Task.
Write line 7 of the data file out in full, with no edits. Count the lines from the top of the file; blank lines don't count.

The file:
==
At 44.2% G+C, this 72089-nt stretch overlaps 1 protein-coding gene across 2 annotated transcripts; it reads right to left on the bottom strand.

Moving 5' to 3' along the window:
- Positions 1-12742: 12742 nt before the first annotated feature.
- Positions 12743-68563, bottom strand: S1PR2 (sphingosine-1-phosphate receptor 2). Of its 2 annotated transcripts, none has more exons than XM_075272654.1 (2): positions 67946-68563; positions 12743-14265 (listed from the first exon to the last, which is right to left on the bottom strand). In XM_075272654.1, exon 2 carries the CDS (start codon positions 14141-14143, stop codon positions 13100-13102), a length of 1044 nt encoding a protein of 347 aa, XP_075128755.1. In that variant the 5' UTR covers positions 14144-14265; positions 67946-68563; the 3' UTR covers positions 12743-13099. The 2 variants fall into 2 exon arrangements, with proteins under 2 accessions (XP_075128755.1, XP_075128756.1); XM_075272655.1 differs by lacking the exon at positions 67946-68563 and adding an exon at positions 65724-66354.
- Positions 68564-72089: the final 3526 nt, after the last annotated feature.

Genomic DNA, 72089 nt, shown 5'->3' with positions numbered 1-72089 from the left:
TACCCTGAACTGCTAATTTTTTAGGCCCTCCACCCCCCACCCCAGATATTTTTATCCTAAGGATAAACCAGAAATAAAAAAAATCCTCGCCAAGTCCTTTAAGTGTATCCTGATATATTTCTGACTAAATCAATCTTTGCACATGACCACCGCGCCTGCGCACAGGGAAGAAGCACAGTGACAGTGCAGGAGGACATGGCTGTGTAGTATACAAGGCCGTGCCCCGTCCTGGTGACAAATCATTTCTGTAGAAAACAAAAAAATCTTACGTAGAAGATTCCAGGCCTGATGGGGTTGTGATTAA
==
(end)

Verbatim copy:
TACCCTGAACTGCTAATTTTTTAGGCCCTCCACCCCCCACCCCAGATATTTTTATCCTAAGGATAAACCAGAAATAAAAAAAATCCTCGCCAAGTCCTTTAAGTGTATCCTGATATATTTCTGACTAAATCAATCTTTGCACATGACCACCGCGCCTGCGCACAGGGAAGAAGCACAGTGACAGTGCAGGAGGACATGGCTGTGTAGTATACAAGGCCGTGCCCCGTCCTGGTGACAAATCATTTCTGTAGAAAACAAAAAAATCTTACGTAGAAGATTCCAGGCCTGATGGGGTTGTGATTAA